Marginal inference (or just inference) is the process of reifying the distribution on return values implicitly represented by a stochastic computation.

(In general, computing this distribution is intractable, so often the goal is to compute an approximation to it.)

This is achieved in WebPPL using the Infer function, which takes a function of zero arguments representing a stochastic computation and returns the distribution on return values represented as a distribution object. For example:

Infer(function() {
    return flip() + flip();

This example has no inference options specified. By default, Infer will perform inference using one of the methods among enumeration, rejection sampling, SMC and MCMC. The method to use is chosen by a decision tree based on the characteristics of the given model, such as whether it is enumerable in a timely manner, whether there are interleaving samples and factors etc. Several other implementations of marginal inference are also built into WebPPL. Information about the individual methods is available here:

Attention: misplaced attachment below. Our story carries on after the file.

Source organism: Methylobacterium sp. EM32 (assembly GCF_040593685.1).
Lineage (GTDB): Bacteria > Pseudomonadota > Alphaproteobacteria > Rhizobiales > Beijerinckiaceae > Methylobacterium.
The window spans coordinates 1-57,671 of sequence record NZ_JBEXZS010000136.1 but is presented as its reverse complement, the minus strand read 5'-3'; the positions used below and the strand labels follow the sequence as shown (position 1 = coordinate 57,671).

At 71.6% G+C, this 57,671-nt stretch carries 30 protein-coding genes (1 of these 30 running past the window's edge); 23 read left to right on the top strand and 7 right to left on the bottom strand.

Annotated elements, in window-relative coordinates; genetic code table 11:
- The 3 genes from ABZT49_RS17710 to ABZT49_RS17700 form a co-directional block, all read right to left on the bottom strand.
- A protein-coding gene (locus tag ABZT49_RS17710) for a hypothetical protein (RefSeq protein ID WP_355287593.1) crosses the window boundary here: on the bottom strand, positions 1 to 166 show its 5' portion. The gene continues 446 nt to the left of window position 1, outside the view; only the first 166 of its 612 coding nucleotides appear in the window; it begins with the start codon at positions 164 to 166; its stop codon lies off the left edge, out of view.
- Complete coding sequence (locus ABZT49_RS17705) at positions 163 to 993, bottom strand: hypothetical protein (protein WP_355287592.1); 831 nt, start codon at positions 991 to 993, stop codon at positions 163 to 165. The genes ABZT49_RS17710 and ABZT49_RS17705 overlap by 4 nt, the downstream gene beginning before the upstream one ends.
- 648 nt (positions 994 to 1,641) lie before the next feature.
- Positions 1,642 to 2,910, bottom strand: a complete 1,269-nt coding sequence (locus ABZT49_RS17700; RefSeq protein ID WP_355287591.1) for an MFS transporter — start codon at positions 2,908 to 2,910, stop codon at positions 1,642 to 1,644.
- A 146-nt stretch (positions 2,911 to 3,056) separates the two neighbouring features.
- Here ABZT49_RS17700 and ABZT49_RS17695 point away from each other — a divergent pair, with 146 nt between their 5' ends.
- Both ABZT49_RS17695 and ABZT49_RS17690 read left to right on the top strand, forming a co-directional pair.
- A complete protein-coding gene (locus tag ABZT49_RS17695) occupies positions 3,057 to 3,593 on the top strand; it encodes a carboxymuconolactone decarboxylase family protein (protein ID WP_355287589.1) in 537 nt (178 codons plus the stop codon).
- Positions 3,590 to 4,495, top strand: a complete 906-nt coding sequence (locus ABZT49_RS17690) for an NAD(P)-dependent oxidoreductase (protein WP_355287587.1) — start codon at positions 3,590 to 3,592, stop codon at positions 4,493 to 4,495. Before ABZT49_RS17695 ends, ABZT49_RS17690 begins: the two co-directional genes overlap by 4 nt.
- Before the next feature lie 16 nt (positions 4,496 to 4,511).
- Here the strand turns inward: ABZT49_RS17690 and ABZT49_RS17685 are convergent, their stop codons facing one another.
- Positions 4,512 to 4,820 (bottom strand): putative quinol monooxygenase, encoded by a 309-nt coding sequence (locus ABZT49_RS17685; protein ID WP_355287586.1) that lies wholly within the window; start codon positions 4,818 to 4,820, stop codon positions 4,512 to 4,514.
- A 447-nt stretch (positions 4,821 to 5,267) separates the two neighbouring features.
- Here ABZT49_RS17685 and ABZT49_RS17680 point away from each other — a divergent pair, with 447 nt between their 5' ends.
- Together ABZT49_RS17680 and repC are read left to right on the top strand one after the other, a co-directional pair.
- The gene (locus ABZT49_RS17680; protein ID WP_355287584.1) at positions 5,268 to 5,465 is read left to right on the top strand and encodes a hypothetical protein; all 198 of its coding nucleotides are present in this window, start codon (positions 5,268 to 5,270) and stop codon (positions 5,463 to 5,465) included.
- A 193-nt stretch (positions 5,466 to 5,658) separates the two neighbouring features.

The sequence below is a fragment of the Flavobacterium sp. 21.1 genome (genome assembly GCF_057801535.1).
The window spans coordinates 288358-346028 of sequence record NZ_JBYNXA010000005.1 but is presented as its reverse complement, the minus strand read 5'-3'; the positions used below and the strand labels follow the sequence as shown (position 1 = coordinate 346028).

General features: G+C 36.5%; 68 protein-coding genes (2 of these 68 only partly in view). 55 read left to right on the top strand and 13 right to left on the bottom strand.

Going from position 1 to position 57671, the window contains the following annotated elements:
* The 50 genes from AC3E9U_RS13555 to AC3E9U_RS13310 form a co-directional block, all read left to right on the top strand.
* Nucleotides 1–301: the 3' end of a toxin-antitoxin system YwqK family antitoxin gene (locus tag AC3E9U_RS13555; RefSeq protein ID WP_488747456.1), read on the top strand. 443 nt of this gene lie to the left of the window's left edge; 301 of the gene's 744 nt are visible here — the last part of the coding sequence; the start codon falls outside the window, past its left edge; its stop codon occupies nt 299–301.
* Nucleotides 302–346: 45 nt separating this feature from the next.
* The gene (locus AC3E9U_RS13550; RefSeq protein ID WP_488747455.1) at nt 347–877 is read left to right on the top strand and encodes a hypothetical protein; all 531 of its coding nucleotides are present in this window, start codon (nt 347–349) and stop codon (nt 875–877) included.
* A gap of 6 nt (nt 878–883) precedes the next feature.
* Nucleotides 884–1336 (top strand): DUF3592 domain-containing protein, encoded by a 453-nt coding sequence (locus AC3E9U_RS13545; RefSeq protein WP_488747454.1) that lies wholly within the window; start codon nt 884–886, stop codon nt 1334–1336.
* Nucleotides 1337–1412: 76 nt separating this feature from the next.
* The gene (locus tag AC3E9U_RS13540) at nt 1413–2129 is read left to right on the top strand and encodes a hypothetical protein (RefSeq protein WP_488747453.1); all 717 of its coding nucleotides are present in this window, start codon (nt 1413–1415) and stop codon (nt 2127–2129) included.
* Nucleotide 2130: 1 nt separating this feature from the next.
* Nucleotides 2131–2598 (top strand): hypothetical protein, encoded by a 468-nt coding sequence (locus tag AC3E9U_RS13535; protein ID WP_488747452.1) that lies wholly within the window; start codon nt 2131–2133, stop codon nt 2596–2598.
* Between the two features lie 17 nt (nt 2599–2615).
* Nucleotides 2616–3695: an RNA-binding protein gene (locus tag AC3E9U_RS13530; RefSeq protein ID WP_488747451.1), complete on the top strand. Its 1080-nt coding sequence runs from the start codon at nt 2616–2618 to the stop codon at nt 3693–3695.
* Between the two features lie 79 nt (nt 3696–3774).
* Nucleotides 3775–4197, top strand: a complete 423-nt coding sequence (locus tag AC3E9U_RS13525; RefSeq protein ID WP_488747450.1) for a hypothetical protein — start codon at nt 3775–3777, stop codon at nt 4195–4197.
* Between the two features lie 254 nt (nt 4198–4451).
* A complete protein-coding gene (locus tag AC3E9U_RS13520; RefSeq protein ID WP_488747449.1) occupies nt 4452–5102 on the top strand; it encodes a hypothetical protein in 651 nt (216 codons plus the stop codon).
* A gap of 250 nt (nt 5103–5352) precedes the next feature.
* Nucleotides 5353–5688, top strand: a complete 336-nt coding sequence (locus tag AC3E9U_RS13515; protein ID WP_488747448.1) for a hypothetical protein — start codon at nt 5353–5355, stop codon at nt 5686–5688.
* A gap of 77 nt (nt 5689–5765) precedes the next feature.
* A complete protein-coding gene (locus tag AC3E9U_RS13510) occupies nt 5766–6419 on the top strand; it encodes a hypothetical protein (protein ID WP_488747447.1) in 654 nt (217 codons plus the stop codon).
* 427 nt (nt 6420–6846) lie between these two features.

The factor operator is a used within marginal inference to alter the implicit distribution of a stochastic computation by arbitrarily weighting particular executions.

Note that because factor interacts with inference, it cannot be used outside of Infer. Attempting to do so will produce an error.

Marginal inference is often used to perform Bayesian inference. In this setting, the stochastic computation represents the prior, the factor operator is used to introduce observations, and marginal inference computes the posterior distribution. This common pattern is aided by the helper function condition.

See and for an introduction to these ideas.